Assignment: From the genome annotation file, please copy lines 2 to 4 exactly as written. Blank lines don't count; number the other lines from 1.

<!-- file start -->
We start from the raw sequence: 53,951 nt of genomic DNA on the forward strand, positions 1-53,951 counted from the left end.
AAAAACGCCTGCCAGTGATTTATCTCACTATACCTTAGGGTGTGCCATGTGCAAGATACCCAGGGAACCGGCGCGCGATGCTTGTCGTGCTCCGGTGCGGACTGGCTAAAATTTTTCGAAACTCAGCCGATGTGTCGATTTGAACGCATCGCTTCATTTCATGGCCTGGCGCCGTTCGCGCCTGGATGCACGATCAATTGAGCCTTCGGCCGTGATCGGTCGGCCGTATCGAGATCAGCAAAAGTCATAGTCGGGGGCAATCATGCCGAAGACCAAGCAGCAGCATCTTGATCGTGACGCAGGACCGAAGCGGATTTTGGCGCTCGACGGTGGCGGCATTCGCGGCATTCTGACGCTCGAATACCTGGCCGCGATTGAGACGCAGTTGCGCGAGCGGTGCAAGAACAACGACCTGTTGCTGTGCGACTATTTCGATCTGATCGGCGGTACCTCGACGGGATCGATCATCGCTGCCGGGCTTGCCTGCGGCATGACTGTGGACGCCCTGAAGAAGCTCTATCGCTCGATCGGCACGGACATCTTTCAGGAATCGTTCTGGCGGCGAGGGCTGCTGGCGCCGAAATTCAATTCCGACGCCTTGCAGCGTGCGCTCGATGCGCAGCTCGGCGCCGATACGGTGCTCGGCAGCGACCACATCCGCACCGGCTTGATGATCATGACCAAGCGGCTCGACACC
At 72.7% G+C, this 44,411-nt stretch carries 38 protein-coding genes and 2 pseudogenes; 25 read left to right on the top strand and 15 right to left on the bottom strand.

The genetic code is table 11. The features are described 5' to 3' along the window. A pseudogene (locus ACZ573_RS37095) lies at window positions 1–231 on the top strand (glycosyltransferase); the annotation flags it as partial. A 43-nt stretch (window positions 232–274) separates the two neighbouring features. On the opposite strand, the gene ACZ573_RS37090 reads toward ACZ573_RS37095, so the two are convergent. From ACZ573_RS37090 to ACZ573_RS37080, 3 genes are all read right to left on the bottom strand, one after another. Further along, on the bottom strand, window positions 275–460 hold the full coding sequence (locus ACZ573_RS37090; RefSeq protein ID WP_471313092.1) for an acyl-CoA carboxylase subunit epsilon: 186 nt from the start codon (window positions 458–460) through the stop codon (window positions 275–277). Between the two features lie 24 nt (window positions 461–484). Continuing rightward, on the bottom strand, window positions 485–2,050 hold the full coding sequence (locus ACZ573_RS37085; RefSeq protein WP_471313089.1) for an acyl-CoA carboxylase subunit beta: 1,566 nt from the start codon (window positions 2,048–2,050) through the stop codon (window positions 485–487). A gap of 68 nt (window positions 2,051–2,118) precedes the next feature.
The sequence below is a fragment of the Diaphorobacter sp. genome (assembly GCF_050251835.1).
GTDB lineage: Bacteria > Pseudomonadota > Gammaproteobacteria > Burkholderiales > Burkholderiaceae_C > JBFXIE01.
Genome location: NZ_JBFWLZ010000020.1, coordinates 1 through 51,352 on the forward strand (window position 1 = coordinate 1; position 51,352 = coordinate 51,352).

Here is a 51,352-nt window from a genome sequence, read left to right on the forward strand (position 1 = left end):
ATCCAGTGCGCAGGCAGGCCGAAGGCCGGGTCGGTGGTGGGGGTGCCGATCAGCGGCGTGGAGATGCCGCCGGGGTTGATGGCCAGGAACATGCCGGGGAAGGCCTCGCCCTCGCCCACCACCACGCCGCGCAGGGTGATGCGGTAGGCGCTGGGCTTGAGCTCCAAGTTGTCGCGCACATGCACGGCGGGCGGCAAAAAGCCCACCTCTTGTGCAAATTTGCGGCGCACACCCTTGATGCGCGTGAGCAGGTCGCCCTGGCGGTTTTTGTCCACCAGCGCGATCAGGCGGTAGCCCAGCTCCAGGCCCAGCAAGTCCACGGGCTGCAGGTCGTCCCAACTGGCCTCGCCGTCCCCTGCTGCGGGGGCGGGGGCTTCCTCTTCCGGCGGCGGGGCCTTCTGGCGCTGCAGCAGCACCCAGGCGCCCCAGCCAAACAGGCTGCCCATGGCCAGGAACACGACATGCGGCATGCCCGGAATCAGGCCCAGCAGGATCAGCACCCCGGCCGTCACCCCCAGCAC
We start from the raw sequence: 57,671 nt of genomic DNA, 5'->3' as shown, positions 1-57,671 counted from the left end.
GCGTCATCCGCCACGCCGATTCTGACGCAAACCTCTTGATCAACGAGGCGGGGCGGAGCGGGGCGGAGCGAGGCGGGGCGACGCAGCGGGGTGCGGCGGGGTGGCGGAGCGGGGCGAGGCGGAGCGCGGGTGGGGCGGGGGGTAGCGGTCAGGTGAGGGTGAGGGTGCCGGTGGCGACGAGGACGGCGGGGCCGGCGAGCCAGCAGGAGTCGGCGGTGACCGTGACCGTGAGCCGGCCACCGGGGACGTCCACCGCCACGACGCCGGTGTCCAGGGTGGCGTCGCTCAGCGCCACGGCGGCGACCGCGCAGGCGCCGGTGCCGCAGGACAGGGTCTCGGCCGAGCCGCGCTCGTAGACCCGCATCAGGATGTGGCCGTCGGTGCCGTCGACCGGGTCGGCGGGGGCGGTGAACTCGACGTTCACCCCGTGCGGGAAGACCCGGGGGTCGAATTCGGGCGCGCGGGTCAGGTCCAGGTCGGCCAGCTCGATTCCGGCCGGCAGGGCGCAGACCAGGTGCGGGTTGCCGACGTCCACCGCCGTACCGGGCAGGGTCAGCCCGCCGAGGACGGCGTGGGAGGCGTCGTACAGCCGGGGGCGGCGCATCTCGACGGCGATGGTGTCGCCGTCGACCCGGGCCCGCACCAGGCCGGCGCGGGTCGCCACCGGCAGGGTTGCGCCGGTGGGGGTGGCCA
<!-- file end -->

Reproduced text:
AAAAACGCCTGCCAGTGATTTATCTCACTATACCTTAGGGTGTGCCATGTGCAAGATACCCAGGGAACCGGCGCGCGATGCTTGTCGTGCTCCGGTGCGGACTGGCTAAAATTTTTCGAAACTCAGCCGATGTGTCGATTTGAACGCATCGCTTCATTTCATGGCCTGGCGCCGTTCGCGCCTGGATGCACGATCAATTGAGCCTTCGGCCGTGATCGGTCGGCCGTATCGAGATCAGCAAAAGTCATAGTCGGGGGCAATCATGCCGAAGACCAAGCAGCAGCATCTTGATCGTGACGCAGGACCGAAGCGGATTTTGGCGCTCGACGGTGGCGGCATTCGCGGCATTCTGACGCTCGAATACCTGGCCGCGATTGAGACGCAGTTGCGCGAGCGGTGCAAGAACAACGACCTGTTGCTGTGCGACTATTTCGATCTGATCGGCGGTACCTCGACGGGATCGATCATCGCTGCCGGGCTTGCCTGCGGCATGACTGTGGACGCCCTGAAGAAGCTCTATCGCTCGATCGGCACGGACATCTTTCAGGAATCGTTCTGGCGGCGAGGGCTGCTGGCGCCGAAATTCAATTCCGACGCCTTGCAGCGTGCGCTCGATGCGCAGCTCGGCGCCGATACGGTGCTCGGCAGCGACCACATCCGCACCGGCTTGATGATCATGACCAAGCGGCTCGACACC
At 72.7% G+C, this 44,411-nt stretch carries 38 protein-coding genes and 2 pseudogenes; 25 read left to right on the top strand and 15 right to left on the bottom strand.

The genetic code is table 11. The features are described 5' to 3' along the window. A pseudogene (locus ACZ573_RS37095) lies at window positions 1–231 on the top strand (glycosyltransferase); the annotation flags it as partial. A 43-nt stretch (window positions 232–274) separates the two neighbouring features. On the opposite strand, the gene ACZ573_RS37090 reads toward ACZ573_RS37095, so the two are convergent. From ACZ573_RS37090 to ACZ573_RS37080, 3 genes are all read right to left on the bottom strand, one after another. Further along, on the bottom strand, window positions 275–460 hold the full coding sequence (locus ACZ573_RS37090; RefSeq protein ID WP_471313092.1) for an acyl-CoA carboxylase subunit epsilon: 186 nt from the start codon (window positions 458–460) through the stop codon (window positions 275–277). Between the two features lie 24 nt (window positions 461–484). Continuing rightward, on the bottom strand, window positions 485–2,050 hold the full coding sequence (locus ACZ573_RS37085; RefSeq protein WP_471313089.1) for an acyl-CoA carboxylase subunit beta: 1,566 nt from the start codon (window positions 2,048–2,050) through the stop codon (window positions 485–487). A gap of 68 nt (window positions 2,051–2,118) precedes the next feature.